“Within These Walls”, reflects on the effects of feeling disconnected or alienated from family and friends while living in a nursing home. By capturing the remnants of the human presence reflected in each subject matter left behind within the interior of nursing homes, the viewer can reflect on the emotion each image expresses, the pain of being alone as an elderly person living in a nursing home.
In many cultures outside of the United States, the young have often taken care of the old and frail for many years. Perhaps, at one point Americans were able to care for their loved ones as they aged. Unfortunately, as time has passed Americans have become more and more involved in busier lifestyles. We can look toward advancement of technology and the ever-growing borderless world where one can choose to live anywhere in the world, which in turns creates jobs miles away from home and away from our aging mothers, fathers, grandparents, and everyone we hold dear.
Nursing homes have been around since the early nineteen hundreds, solely designated for the elderly population after family members were unable to care for them and for those who had the financial resources to be placed in such a home. Nursing homes should be a home away from home, a place to heal from a temporary illness. Unfortunately, they are referred to as sterile and not home like, a place of sadness and loneliness.
Illnesses triggered by loneliness has resulted in about 43% of the adults reporting feeling lonely at least some of the time. Research further indicates seniors feeling lonely have a 59% greater risk of mental and physical decline. “Within These Walls” aims is to bring awareness to these staggering numbers of aging adults that are suffering from loneliness and isolation. By encouraging families to reconnect and take the time to visit their loved ones with the hope of reducing the mortality rate and improving the quality of life they are experiencing while living in a nursing home.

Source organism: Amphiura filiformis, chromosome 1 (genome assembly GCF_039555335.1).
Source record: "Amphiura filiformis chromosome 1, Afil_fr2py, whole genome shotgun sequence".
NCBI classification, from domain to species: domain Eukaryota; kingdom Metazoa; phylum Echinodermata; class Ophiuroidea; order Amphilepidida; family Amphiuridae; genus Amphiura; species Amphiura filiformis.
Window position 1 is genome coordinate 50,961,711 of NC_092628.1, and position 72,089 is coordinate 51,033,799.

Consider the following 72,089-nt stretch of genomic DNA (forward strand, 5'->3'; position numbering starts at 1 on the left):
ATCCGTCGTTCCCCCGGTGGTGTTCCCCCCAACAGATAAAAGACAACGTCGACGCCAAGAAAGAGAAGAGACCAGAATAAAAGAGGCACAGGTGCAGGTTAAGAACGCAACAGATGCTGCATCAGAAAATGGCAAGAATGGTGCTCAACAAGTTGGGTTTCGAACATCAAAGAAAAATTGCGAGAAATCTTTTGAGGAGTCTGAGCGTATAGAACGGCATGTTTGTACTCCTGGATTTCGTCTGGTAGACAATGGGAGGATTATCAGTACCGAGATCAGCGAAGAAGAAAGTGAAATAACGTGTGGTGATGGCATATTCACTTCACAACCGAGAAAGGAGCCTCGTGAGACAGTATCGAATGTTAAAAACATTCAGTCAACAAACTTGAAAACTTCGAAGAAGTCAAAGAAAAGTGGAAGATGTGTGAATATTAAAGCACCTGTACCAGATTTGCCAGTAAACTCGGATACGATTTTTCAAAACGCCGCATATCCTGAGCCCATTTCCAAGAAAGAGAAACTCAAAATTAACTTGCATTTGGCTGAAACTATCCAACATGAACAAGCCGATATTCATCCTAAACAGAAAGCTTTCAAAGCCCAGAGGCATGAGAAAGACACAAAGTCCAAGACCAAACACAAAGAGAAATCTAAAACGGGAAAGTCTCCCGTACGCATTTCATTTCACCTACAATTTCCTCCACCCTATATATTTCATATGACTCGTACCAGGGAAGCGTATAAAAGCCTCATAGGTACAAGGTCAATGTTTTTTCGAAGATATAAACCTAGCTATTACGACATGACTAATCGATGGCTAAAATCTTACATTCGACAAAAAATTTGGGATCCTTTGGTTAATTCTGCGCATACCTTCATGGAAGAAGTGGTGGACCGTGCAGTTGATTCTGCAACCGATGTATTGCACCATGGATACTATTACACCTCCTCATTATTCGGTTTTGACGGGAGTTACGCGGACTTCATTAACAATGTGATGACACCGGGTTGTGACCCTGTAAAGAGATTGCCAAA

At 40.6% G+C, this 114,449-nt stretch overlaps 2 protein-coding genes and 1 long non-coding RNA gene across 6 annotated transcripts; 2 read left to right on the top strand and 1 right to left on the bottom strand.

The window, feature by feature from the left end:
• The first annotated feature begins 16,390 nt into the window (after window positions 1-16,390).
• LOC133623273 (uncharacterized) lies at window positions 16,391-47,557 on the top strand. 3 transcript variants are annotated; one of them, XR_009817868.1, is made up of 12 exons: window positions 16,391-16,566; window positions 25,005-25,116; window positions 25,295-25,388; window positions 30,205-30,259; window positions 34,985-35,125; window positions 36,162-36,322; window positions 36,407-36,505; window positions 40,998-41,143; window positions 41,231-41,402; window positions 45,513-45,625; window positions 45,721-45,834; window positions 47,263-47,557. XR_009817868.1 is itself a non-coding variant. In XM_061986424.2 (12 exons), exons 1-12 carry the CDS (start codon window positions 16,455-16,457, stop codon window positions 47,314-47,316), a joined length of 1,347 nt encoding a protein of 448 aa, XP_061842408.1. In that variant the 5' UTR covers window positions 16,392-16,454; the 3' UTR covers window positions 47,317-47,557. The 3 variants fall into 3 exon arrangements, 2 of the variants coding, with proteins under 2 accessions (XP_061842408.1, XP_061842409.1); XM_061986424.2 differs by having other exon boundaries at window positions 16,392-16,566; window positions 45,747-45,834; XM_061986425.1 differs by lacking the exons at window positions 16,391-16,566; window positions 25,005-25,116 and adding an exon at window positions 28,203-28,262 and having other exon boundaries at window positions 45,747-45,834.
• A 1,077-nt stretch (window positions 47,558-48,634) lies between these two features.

Throughout most of my life I have been witness to many life changes, I think we all do, some have been good others not so good. I’ve relocated from Panama to New York City at the age of 9, I married at age 17, I gave birth to three sons, divorced, loss of my father, and now in a desperation to complete my MFA in Photography. These life changes create a road map to who I am today. A road map that sometimes require some containment/ barriers. And, in order for my strive to continue these barrier allow me to set aside some of the less happy moments in order to continue moving forward. I’ve created fences, not full walls, fences are just tall enough to keep those inner feelings contained and room for looking in or looking back. Fences is a Fine Art linguistic-based self-portrait series aimed to explore these most inner secrets and how one is able to compartmentalize ones life. The literal subject matter will range from modern to old almost torn down fences. The scenes will be presented in a leveled way, primarily centered and isolated, in order to create an atmosphere of comfortable realignment.
Xerox image transfer using a blender pen onto cold press paper. Coated with clear bees and yellow tone wax.
Have you ever driven by an intersection and saw something that resembled a memorial? Why are they there?
“Cross Road” hopes to explore and document a cultural ritual created as a structural sacred space for the loss of a loved ones. The loss may have been a pedestrian walking alongside the road or someone driving home after a long day at work, involved in a fatal accident, never to arrive.
“Cross Road” is meant to question, as individuals, how we cope with the loss of a loved one. These memorial represent a place, an everlasting place connecting that individual with the living. The last place they were before they left this mortal life.
"Cross Road" intends to create a sense of awareness while driving, with the hope that more people will be more attentive and not let a simple distraction become an everlasting life-changing event.